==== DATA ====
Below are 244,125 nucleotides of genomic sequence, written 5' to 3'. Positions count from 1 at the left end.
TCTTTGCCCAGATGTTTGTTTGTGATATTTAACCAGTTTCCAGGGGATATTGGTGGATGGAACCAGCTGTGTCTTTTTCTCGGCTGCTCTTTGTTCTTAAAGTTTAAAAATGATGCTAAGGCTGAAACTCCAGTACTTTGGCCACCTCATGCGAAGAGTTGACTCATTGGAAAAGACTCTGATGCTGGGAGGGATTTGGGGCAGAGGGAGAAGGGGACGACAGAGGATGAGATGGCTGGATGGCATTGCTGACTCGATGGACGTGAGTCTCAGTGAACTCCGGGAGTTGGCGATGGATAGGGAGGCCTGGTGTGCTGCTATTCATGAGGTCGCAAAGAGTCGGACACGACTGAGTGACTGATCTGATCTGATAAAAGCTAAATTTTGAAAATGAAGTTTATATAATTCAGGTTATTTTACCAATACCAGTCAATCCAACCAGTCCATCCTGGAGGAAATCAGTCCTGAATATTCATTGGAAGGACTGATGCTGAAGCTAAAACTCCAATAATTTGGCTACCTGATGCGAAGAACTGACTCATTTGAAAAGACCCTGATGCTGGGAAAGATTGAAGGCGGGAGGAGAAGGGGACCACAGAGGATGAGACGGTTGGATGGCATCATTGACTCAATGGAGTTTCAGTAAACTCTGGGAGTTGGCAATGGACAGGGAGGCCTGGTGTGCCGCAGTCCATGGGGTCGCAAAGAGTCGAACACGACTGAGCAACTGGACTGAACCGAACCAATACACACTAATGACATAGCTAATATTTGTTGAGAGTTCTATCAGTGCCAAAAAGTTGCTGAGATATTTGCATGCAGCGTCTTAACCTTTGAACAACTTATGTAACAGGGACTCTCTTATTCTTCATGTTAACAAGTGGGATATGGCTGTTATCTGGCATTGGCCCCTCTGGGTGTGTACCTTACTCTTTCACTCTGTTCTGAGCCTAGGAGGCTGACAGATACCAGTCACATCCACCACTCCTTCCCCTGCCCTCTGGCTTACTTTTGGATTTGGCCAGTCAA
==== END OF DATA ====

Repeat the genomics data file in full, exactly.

Below are 244,125 nucleotides of genomic sequence, written 5' to 3'. Positions count from 1 at the left end.
TCTTTGCCCAGATGTTTGTTTGTGATATTTAACCAGTTTCCAGGGGATATTGGTGGATGGAACCAGCTGTGTCTTTTTCTCGGCTGCTCTTTGTTCTTAAAGTTTAAAAATGATGCTAAGGCTGAAACTCCAGTACTTTGGCCACCTCATGCGAAGAGTTGACTCATTGGAAAAGACTCTGATGCTGGGAGGGATTTGGGGCAGAGGGAGAAGGGGACGACAGAGGATGAGATGGCTGGATGGCATTGCTGACTCGATGGACGTGAGTCTCAGTGAACTCCGGGAGTTGGCGATGGATAGGGAGGCCTGGTGTGCTGCTATTCATGAGGTCGCAAAGAGTCGGACACGACTGAGTGACTGATCTGATCTGATAAAAGCTAAATTTTGAAAATGAAGTTTATATAATTCAGGTTATTTTACCAATACCAGTCAATCCAACCAGTCCATCCTGGAGGAAATCAGTCCTGAATATTCATTGGAAGGACTGATGCTGAAGCTAAAACTCCAATAATTTGGCTACCTGATGCGAAGAACTGACTCATTTGAAAAGACCCTGATGCTGGGAAAGATTGAAGGCGGGAGGAGAAGGGGACCACAGAGGATGAGACGGTTGGATGGCATCATTGACTCAATGGAGTTTCAGTAAACTCTGGGAGTTGGCAATGGACAGGGAGGCCTGGTGTGCCGCAGTCCATGGGGTCGCAAAGAGTCGAACACGACTGAGCAACTGGACTGAACCGAACCAATACACACTAATGACATAGCTAATATTTGTTGAGAGTTCTATCAGTGCCAAAAAGTTGCTGAGATATTTGCATGCAGCGTCTTAACCTTTGAACAACTTATGTAACAGGGACTCTCTTATTCTTCATGTTAACAAGTGGGATATGGCTGTTATCTGGCATTGGCCCCTCTGGGTGTGTACCTTACTCTTTCACTCTGTTCTGAGCCTAGGAGGCTGACAGATACCAGTCACATCCACCACTCCTTCCCCTGCCCTCTGGCTTACTTTTGGATTTGGCCAGTCAA